Archive for June, 2022

Last summer I wrote an article about Canon’s famed “Magic Drainpipe” 80-200 f/2.8 L lens. I had so much fun with that lens I decided to upgrade it to the modern version. It has got me thinking about this type of lens in general. They are a staple in just about every professional photographer’s bag, but are they worth it for the enthusiast photographer?

By now you all know that I shoot Canon full frame cameras, currently the EOS R5. I had a dilemma of sorts as do some Nikon users. To use the old EF 70-200 F/2.8 L or the new RF mount version (Nikon users the old F mount 70-200 f2.8 vs. the new Z mount). Sony users have no such dilemma Sony has only the E mount and it is cross platform with the crop bodies.

The Nikon user has less of a dilemma than Canon users. The AFS Nikkor 70-200 f/2.8 works fine with the adapter on Z cameras. The new Z lens is a better lens and will function better on the new Z bodies. The only advantage to the older lens would be price and availability of used examples as well as compatibility with older F mount cameras.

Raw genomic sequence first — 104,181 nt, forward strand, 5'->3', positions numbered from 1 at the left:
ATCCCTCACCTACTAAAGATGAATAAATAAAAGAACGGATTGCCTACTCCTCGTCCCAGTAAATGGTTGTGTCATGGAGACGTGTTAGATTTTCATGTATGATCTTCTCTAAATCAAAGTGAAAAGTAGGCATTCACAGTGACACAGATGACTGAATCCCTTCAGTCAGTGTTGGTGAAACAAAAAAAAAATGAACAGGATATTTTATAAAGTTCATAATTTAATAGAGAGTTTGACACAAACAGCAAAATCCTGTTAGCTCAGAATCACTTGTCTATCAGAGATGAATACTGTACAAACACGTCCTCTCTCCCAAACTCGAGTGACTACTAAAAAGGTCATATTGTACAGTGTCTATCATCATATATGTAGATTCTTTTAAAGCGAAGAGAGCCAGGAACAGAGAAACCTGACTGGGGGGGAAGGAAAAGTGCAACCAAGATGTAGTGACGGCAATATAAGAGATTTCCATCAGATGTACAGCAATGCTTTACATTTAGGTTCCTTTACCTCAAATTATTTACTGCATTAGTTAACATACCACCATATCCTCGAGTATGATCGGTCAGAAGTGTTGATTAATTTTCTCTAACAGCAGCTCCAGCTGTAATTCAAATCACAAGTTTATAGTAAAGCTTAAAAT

But for us Canon users things are a little more complicated. Canon introduced a spectacular RF 70-200 f/2.8 L lens that is the worlds smallest in class and optically amazing. Like Nikon Z lenses this RF lens will not mount to older DSLRs. It also will not mount to the Canon EOS M cameras. But there is another twist with Canon and that is the tele converters will not mount to the RF 70-200 f/2.8 L lens. That leaves an opening for keeping the EF mount lens which can utilize Canon’s EF 1.4x and 2x tele converters. Tele converters are quite useful with these fast f/2.8 portrait tele zooms. For Canon the price is also quite relevant as the new lens is nearly $3000 and the Mk III EF version is around $2000. As much as I want that new RF 70-200/2.8, I opted to pocket the extra cash and go with the EF version. I already own the two EF tele-converters and they work well on the EF 70-200 L. Of course I have the bigger heavier lens that doesn’t focus as close as the new one, I do get to use the tele-extenders and I can use the lens on my EOS M6 mk II with either the Canon adapter or my Metabones speed booster making the EF lens so versatile it offsets the excess weight in my photography.